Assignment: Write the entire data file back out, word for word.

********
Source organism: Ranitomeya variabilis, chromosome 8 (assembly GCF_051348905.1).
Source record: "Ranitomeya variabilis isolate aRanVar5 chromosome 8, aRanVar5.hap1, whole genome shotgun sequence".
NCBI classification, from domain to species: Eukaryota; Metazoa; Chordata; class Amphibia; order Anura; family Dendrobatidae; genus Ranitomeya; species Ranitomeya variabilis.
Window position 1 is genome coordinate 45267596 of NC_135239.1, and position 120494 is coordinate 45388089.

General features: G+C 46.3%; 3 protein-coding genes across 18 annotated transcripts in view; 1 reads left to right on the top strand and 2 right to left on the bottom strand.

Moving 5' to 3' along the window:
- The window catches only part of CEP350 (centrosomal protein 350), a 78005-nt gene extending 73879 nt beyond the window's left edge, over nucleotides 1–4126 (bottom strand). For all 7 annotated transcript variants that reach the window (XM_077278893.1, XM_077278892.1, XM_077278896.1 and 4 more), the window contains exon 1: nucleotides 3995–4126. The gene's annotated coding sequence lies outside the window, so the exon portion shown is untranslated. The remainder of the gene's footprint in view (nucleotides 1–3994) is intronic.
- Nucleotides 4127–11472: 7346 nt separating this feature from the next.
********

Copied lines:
Source organism: Ranitomeya variabilis, chromosome 8 (assembly GCF_051348905.1).
Source record: "Ranitomeya variabilis isolate aRanVar5 chromosome 8, aRanVar5.hap1, whole genome shotgun sequence".
NCBI classification, from domain to species: Eukaryota; Metazoa; Chordata; class Amphibia; order Anura; family Dendrobatidae; genus Ranitomeya; species Ranitomeya variabilis.
Window position 1 is genome coordinate 45267596 of NC_135239.1, and position 120494 is coordinate 45388089.

General features: G+C 46.3%; 3 protein-coding genes across 18 annotated transcripts in view; 1 reads left to right on the top strand and 2 right to left on the bottom strand.

Moving 5' to 3' along the window:
- The window catches only part of CEP350 (centrosomal protein 350), a 78005-nt gene extending 73879 nt beyond the window's left edge, over nucleotides 1–4126 (bottom strand). For all 7 annotated transcript variants that reach the window (XM_077278893.1, XM_077278892.1, XM_077278896.1 and 4 more), the window contains exon 1: nucleotides 3995–4126. The gene's annotated coding sequence lies outside the window, so the exon portion shown is untranslated. The remainder of the gene's footprint in view (nucleotides 1–3994) is intronic.
- Nucleotides 4127–11472: 7346 nt separating this feature from the next.